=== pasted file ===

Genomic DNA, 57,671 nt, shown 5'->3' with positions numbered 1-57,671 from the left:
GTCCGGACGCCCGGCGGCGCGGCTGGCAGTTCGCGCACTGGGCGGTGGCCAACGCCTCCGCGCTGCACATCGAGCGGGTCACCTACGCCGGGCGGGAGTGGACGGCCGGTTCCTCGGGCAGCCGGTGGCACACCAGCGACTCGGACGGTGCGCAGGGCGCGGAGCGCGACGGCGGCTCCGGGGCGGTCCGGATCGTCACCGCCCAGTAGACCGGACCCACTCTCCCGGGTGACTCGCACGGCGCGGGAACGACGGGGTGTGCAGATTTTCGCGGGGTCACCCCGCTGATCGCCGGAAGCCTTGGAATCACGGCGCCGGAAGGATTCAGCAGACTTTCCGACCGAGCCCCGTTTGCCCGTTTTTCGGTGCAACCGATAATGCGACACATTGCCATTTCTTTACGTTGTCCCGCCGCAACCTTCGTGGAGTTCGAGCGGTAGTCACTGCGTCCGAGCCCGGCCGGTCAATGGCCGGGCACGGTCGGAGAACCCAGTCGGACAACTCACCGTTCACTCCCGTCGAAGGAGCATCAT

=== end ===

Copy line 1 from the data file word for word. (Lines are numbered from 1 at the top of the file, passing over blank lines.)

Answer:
Genomic DNA, 57,671 nt, shown 5'->3' with positions numbered 1-57,671 from the left: